This article is part of a series highlighting key takeaways from my recently published book, Truth From the Trenches: A Practical Guide to the Art of IT Management. As a seven-time CIO I’ve had an opportunity to observe the good, the bad and the ugly aspects of IT management up close and personal. Truth From the Trenches is my attempt to share my experiences with emerging IT leaders to help them avoid the chronic problems that afflict so many IT organizations.
My colleagues and friends might balk at the following statement, but that will probably prove a point: IT professionals love to whine. We whine about budget limitations and staffing restrictions. We complain about the lack of personal development and advancement opportunities. We moan about the age and complexity of legacy applications and infrastructure. We gripe about the short-sightedness of our business partners and the failure of our companies to invest in strategic IT initiatives. We grumble about new regulatory requirements such as SOC, HIPAA and PCI that siphon off budget dollars and personnel to support compliance activities. In unguarded moments, we even whine about the competence or efficiency of our colleagues in other parts of our own organizations!
Marriage counselors routinely appeal to their clients to stop the interpersonal “blame game” that prevents people from examining the ways in which their own behaviors are undermining their ability to live happy and purposeful lives. IT leaders should do the same. In some cases, they may first need to break themselves of their own defensive attitudes and behaviors.
The Serenity Prayer for IT leaders
Believe it or not (or believer or not!), the Serenity Prayer is an effective tool for combating the blame game that cripples the productivity of every IT organization. This prayer was originally created by Reinhold Neibuhr, a 20th century theologian. It states: God grant me the serenity to accept the things I cannot change; the courage to change the things I can; and the wisdom to know the difference.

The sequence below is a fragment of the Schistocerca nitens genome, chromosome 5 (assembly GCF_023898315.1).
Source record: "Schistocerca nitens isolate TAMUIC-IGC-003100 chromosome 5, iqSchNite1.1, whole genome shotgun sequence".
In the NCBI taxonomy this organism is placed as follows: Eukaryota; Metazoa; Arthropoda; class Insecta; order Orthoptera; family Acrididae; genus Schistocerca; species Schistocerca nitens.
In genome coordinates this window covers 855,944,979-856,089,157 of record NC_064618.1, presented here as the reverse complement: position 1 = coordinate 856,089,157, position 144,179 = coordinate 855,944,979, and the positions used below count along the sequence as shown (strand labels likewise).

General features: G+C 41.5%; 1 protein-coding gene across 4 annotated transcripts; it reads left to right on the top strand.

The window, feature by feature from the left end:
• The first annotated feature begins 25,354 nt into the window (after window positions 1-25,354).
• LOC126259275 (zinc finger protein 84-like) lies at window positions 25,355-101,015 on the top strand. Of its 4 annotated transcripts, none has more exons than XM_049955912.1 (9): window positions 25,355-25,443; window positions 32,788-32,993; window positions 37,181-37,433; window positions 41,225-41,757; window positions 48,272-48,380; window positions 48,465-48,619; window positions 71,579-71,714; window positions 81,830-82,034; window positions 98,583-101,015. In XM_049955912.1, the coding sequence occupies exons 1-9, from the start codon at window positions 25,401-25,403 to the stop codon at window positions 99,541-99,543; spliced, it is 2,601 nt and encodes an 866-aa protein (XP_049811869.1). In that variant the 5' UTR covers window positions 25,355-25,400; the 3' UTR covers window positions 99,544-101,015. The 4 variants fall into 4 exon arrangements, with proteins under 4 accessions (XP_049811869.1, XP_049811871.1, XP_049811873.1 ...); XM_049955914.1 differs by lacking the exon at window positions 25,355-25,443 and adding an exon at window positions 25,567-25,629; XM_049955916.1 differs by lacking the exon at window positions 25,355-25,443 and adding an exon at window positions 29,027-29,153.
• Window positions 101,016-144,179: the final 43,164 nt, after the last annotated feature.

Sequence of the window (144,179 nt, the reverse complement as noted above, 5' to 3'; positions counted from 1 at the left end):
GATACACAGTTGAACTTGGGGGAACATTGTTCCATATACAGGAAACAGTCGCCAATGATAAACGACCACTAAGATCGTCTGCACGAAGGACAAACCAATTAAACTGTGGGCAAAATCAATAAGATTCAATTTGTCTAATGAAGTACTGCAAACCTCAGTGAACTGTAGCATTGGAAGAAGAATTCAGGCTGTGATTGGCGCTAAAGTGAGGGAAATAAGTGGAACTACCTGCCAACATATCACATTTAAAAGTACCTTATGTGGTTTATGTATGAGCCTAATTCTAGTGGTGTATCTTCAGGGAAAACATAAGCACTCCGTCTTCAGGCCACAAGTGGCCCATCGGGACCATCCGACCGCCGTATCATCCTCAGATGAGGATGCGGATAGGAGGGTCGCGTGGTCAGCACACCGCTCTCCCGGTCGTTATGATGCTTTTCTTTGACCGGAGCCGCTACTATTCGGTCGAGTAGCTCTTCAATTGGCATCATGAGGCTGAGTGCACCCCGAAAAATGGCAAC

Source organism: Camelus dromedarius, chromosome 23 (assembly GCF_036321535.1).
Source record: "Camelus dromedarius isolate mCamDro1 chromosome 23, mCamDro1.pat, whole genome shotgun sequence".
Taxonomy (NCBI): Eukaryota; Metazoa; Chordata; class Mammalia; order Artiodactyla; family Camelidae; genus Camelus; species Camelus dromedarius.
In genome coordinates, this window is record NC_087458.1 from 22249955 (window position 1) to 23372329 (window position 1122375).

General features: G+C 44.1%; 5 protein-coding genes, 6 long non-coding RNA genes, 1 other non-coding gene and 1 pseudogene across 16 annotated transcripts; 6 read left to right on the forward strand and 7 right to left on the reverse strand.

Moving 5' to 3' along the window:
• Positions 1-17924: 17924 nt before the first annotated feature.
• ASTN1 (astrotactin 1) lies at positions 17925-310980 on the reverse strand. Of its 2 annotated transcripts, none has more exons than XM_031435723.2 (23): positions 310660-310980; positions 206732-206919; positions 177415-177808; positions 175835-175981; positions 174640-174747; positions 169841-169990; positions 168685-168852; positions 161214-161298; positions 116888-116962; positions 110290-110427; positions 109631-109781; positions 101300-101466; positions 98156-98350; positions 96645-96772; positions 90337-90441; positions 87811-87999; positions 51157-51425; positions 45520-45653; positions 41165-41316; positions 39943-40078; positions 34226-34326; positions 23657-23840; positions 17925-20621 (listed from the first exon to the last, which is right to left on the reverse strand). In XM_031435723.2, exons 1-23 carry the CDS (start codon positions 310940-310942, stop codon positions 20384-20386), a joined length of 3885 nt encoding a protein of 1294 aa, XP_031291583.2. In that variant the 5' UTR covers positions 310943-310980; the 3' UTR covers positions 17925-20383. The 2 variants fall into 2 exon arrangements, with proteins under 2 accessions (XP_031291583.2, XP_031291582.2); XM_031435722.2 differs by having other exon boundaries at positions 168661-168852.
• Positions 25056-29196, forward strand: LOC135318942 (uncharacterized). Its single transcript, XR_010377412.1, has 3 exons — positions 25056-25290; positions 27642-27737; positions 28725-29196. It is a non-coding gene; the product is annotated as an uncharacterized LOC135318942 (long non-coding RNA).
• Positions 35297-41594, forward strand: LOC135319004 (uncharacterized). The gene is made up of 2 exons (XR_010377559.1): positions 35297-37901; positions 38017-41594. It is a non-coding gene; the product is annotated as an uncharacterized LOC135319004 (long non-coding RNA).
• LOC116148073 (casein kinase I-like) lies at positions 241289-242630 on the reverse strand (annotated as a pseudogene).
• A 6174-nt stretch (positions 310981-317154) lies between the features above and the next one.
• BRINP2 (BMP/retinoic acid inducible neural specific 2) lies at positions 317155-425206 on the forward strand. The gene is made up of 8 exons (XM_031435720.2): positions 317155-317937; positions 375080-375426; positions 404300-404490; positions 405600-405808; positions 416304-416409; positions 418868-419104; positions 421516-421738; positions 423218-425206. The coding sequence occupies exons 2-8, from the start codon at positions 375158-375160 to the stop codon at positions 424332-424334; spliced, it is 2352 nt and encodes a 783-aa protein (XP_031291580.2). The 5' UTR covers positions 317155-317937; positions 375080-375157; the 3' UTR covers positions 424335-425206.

In reality, the budgets and staffing levels of IT organizations are largely determined by financial considerations over which IT leaders have very little control. Legacy systems remain in place because they perform essential business functions and their replacement costs are prohibitive. Continuous technology innovation perpetuates an inevitable gap between the skills an IT organization needs today versus those it will need in the future. Finally, there’s very little likelihood that regulatory requirements will decrease in the future; the opposite is likely to be true.
If budgets, staffing levels, technology portfolios, organizational skills and regulatory requirements are difficult to change, what’s left?
The courage to change the things you can
Many of the things that undermine the effectiveness of IT organizations are wholly within the control of its leaders. They can be addressed almost immediately with very little consultation or endorsement by IT’s business partners. Consider the potential impact of the following three steps.
1. Prioritize and simplify: IT organizations juggle a wide variety of tasks to support existing systems and implement new ones. Demands on the time and attention of staff members range from production support issues to sustaining engineering tasks to urgent user requests to project-related work assignments. It’s no wonder that staff members frequently ask themselves, “What should I be working on today?”
A new generation of tools and frameworks exist to ensure that staff members are not just doing a lot of things, but doing the right things at the right time. Social collaboration tools, scrum techniques and Kanban work queues can improve organizational efficiency and effectiveness. The trick is to establish a framework of prioritization processes around a specific set of tools and ensure that such practices are deployed in a consistent fashion throughout the IT organization. Ticketing systems, collaboration tools and project management systems that spew out independent streams of conflicting priorities won’t help!